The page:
Isaiah prophesies the reinvention of heaven and earth after the tribulations of the Jerusalemites; Luke writes to Christians centuries later of new tribulations about to come.  That temple that was rebuilt after the exile will be utterly destroyed by a new conqueror, Rome.  Rome’s ruler of the moment, Herod, had added to the temple’s glory with new, decorative stones and gems.  He considered the region to be his, and so its temple had to be fabulous , reflecting his glory, his power.  The Jewish population understood that, and so to them the fabulous stonework was bittersweet.  Jesus warns his followers that the coming tribulations will be very difficult indeed – the destruction of the temple, wars, natural disasters, persecution, betrayals, and for some, death.  And yet, says Christ, “not a hair of your head will perish.  By your endurance you will gain your souls.”   This is good news.

And it is God’s plan of reinvention after, like the exile, human societies and human agency had caused indescribable suffering.  Rome will deliver unheard-of levels of destruction, yet throughout it, God will protect and save.  Throughout the challenges, God will reinvent the lives of the followers of Christ.  The promise from both Isaiah the prophet and Jesus the Christ is that reinvention may be hard, but it will be worth it.

Perhaps you or ones you care for are in the process of being reinvented now?  Or you have been in the past?  Perhaps an experience – challenging, tragic, bittersweet, wonderful – has been God’s chance to reshape you, to reframe your relationships with others, to redirect you, to heal you, to grow you up, to make you different than you were before: to reinvent you.  This is the blessed possibility in all the trials that come to us.  God’s hope for us in all trials and suffering is not that we will be beaten down but that we will let God lift us up, work with us, help us.  Past or current hurts or violations deform our lives.  Disappointments curtail our joy in living.  Ways in which we have been treated unfairly eat at us, they make us grit our teeth throughout our lives.  We live with jealousies and resentments.  We become misshapen souls.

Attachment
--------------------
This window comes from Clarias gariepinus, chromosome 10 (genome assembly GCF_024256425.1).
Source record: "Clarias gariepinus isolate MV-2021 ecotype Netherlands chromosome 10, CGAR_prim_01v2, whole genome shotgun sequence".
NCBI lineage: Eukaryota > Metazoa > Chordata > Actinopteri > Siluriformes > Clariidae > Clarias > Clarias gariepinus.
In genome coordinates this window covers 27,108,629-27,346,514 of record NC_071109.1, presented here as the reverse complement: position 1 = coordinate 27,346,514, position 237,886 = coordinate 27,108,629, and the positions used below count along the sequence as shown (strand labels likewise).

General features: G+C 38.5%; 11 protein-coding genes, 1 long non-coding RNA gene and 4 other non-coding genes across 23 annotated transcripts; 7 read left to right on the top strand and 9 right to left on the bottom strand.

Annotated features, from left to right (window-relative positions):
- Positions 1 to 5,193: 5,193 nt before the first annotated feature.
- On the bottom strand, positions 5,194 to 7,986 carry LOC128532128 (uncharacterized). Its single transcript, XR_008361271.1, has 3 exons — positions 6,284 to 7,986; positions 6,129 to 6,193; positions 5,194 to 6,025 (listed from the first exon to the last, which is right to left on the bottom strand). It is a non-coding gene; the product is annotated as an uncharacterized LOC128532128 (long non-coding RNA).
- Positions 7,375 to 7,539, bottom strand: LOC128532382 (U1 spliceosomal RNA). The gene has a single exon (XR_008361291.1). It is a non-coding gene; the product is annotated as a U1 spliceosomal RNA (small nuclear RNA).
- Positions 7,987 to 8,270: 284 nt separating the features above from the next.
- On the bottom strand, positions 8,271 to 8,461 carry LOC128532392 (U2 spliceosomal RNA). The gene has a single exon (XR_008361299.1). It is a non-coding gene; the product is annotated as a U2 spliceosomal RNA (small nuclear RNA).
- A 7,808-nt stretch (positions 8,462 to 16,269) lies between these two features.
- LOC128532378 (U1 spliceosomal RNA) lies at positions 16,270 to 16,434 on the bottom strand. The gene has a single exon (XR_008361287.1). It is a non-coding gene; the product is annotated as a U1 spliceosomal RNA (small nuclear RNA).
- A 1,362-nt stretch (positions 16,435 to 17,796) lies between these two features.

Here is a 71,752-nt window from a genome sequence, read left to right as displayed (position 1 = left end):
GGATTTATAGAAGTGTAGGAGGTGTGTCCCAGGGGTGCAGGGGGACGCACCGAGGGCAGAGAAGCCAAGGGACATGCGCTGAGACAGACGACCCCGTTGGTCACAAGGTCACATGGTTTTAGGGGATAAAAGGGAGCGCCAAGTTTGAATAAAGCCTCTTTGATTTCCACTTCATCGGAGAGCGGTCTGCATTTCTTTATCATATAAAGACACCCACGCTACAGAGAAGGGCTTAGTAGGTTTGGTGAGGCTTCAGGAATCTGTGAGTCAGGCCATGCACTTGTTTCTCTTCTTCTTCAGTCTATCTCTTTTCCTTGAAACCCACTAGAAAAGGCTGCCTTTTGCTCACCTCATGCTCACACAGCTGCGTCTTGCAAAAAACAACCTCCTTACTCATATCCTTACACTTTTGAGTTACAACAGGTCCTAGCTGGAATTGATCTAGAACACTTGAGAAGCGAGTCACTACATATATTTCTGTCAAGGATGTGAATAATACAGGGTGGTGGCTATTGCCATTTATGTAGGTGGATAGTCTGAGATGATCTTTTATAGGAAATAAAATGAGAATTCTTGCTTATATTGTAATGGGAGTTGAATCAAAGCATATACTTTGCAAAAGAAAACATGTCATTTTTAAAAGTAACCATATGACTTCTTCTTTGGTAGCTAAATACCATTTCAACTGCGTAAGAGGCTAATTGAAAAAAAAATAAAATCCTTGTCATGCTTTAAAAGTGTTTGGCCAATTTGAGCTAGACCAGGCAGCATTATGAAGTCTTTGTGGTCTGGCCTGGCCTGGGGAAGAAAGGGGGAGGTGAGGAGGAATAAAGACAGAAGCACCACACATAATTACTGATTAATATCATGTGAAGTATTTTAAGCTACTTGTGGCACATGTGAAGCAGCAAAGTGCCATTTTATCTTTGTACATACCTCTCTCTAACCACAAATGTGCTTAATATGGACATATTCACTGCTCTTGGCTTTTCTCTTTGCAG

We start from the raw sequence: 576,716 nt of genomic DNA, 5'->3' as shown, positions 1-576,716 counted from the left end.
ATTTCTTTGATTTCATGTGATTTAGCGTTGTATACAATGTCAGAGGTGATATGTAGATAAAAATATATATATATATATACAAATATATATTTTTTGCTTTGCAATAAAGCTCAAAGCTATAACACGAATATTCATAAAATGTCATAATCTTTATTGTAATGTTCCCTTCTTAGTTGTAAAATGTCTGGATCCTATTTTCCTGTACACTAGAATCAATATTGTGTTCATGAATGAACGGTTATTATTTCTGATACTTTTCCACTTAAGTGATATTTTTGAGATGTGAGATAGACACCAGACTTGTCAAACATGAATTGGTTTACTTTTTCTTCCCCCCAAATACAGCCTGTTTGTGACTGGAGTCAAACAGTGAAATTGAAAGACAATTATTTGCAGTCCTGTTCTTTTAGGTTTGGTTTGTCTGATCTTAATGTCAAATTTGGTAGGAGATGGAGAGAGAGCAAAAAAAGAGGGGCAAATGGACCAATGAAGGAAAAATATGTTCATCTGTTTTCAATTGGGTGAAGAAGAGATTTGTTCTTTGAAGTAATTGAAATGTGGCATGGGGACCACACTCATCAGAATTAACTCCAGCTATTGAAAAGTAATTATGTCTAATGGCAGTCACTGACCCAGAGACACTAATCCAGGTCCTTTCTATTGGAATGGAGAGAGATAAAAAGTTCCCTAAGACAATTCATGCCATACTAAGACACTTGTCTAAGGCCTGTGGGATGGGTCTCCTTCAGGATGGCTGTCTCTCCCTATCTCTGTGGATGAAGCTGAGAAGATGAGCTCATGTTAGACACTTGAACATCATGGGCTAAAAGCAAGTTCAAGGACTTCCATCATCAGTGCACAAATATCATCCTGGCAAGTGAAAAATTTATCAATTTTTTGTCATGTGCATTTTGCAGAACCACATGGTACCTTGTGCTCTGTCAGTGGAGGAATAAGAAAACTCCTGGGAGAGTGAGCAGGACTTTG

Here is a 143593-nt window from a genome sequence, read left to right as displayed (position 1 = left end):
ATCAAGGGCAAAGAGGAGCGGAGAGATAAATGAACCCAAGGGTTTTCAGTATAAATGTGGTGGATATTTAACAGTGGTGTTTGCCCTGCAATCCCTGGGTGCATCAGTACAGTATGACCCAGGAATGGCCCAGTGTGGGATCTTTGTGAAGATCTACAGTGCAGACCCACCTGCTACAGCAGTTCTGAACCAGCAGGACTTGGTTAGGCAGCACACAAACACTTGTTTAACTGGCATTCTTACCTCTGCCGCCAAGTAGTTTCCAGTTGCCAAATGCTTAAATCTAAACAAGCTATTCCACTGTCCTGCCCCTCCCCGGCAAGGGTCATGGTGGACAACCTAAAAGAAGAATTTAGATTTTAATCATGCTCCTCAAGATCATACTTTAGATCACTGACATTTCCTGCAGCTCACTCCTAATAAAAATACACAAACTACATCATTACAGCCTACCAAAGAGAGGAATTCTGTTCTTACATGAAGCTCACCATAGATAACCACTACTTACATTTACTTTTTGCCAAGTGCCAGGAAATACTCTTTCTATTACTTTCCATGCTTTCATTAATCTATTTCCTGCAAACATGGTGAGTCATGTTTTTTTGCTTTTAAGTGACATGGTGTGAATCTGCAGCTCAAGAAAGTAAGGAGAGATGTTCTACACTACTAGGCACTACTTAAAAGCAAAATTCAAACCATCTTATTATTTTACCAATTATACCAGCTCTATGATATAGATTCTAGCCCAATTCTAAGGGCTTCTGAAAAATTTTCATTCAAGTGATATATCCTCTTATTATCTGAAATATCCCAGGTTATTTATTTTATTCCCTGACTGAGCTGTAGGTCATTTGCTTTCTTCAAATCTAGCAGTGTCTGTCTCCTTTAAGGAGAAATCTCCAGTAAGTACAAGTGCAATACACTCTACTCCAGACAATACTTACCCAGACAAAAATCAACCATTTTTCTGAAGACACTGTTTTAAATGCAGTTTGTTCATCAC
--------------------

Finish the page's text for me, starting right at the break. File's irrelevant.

Let me conclude this sermon with the words I used to begin it: although life presents the worst challenges - ones that mangle our bodies, minds, and souls - we are always resting in the loving palm of God’s hand.  Through the challenges we face, God reinvents us, un-mangling our warped selves, and setting us on the paths of righteousness, goodness, and mercy.  The last word is always God’s, and it is an ear shattering declaration of love for us, and for all that God has made.




Corrine Carvalho ,, Nov. 17, 2013, “Commentary on Isaiah 65:17-25”.